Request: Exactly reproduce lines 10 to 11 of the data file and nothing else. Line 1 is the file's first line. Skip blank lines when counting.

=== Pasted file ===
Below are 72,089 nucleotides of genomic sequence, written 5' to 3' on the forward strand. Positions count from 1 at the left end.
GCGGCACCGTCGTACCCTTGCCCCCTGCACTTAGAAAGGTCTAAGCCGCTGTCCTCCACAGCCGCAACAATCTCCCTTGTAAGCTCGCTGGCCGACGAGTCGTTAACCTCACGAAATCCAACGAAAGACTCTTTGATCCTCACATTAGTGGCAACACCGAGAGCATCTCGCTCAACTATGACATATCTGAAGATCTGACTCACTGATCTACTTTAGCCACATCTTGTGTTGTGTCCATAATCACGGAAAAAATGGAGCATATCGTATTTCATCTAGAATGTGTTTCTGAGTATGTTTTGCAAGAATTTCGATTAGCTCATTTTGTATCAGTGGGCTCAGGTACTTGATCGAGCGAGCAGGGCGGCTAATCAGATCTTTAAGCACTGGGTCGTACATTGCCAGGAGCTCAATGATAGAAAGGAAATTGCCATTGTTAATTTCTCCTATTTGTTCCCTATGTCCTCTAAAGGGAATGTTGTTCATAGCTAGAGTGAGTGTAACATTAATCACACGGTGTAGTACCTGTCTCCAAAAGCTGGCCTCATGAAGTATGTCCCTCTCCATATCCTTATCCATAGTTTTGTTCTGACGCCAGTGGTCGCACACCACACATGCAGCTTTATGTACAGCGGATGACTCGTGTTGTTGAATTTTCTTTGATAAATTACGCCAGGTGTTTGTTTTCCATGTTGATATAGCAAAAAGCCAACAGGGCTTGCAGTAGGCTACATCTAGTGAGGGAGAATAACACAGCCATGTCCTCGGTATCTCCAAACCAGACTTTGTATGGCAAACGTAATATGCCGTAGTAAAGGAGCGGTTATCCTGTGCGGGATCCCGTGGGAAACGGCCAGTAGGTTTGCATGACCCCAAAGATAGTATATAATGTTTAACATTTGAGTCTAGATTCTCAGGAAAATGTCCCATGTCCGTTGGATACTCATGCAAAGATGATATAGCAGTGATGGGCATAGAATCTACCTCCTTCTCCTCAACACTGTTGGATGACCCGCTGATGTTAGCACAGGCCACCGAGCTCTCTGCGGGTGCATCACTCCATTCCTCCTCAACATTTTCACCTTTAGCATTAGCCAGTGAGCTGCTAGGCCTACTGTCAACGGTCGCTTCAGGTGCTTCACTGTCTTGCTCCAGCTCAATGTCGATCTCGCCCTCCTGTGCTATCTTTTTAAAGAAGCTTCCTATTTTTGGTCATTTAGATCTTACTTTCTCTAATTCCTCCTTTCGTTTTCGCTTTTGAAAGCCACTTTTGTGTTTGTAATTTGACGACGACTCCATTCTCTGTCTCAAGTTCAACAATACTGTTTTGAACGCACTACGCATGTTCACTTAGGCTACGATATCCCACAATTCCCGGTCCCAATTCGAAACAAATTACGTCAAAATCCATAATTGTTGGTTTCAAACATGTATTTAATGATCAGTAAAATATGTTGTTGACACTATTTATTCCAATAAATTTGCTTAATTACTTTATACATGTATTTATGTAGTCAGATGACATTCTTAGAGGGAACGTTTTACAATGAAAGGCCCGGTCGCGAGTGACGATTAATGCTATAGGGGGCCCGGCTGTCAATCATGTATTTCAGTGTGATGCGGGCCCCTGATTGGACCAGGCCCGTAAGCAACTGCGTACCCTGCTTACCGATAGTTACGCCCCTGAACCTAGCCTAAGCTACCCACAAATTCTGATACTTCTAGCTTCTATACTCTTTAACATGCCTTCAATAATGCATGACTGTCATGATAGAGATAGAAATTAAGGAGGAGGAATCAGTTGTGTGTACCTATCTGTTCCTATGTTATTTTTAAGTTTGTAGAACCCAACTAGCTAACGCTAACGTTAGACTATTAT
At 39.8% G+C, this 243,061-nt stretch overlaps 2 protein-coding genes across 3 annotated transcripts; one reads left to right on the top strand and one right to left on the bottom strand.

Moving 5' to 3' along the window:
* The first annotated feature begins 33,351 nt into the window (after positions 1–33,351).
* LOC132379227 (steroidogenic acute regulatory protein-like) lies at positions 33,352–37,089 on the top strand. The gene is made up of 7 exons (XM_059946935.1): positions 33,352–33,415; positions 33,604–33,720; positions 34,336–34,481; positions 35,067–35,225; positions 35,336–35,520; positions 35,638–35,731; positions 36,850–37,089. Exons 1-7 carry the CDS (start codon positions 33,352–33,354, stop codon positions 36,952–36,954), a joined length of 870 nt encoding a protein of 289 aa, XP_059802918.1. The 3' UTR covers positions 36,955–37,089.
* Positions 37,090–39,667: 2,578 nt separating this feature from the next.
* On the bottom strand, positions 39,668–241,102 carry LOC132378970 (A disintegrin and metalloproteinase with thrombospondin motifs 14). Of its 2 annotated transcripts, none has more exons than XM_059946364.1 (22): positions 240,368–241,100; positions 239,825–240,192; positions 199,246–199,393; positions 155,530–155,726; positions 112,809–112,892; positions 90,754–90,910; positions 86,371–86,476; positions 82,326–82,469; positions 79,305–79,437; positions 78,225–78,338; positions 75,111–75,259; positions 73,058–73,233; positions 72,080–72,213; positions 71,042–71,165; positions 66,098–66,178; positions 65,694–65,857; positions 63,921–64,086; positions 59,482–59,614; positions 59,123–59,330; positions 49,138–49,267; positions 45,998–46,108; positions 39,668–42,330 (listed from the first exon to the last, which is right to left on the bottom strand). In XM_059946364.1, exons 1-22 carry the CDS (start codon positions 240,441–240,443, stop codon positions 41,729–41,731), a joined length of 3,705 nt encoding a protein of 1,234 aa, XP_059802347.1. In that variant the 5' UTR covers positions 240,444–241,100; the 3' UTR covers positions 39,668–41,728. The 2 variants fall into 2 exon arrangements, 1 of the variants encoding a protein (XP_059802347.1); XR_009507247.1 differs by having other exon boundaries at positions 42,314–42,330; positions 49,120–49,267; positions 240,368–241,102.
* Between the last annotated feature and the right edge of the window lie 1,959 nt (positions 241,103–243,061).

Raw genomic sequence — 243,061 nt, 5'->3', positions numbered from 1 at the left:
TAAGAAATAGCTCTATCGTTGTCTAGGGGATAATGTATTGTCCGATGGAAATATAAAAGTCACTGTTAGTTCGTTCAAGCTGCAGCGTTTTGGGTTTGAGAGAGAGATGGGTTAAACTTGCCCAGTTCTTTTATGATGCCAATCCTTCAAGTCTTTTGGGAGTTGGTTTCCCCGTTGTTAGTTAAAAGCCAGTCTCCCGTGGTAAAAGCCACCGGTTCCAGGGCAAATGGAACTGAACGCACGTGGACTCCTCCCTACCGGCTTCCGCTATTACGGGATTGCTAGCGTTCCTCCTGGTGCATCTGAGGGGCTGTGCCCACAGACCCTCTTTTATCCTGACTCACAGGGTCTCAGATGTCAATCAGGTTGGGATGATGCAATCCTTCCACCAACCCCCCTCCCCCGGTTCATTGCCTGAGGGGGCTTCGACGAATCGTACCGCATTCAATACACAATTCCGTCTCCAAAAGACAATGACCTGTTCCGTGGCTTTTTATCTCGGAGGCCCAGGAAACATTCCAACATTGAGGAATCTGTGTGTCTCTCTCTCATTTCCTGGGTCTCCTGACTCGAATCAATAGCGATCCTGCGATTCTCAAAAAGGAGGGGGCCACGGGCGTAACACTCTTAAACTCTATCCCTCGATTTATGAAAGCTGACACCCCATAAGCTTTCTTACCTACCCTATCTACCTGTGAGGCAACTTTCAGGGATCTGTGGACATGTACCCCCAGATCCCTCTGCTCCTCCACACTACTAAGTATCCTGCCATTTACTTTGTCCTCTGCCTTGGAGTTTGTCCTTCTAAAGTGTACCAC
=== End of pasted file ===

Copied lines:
Raw genomic sequence — 243,061 nt, 5'->3', positions numbered from 1 at the left:
TAAGAAATAGCTCTATCGTTGTCTAGGGGATAATGTATTGTCCGATGGAAATATAAAAGTCACTGTTAGTTCGTTCAAGCTGCAGCGTTTTGGGTTTGAGAGAGAGATGGGTTAAACTTGCCCAGTTCTTTTATGATGCCAATCCTTCAAGTCTTTTGGGAGTTGGTTTCCCCGTTGTTAGTTAAAAGCCAGTCTCCCGTGGTAAAAGCCACCGGTTCCAGGGCAAATGGAACTGAACGCACGTGGACTCCTCCCTACCGGCTTCCGCTATTACGGGATTGCTAGCGTTCCTCCTGGTGCATCTGAGGGGCTGTGCCCACAGACCCTCTTTTATCCTGACTCACAGGGTCTCAGATGTCAATCAGGTTGGGATGATGCAATCCTTCCACCAACCCCCCTCCCCCGGTTCATTGCCTGAGGGGGCTTCGACGAATCGTACCGCATTCAATACACAATTCCGTCTCCAAAAGACAATGACCTGTTCCGTGGCTTTTTATCTCGGAGGCCCAGGAAACATTCCAACATTGAGGAATCTGTGTGTCTCTCTCTCATTTCCTGGGTCTCCTGACTCGAATCAATAGCGATCCTGCGATTCTCAAAAAGGAGGGGGCCACGGGCGTAACACTCTTAAACTCTATCCCTCGATTTATGAAAGCTGACACCCCATAAGCTTTCTTACCTACCCTATCTACCTGTGAGGCAACTTTCAGGGATCTGTGGACATGTACCCCCAGATCCCTCTGCTCCTCCACACTACTAAGTATCCTGCCATTTACTTTGTCCTCTGCCTTGGAGTTTGTCCTTCTAAAGTGTACCAC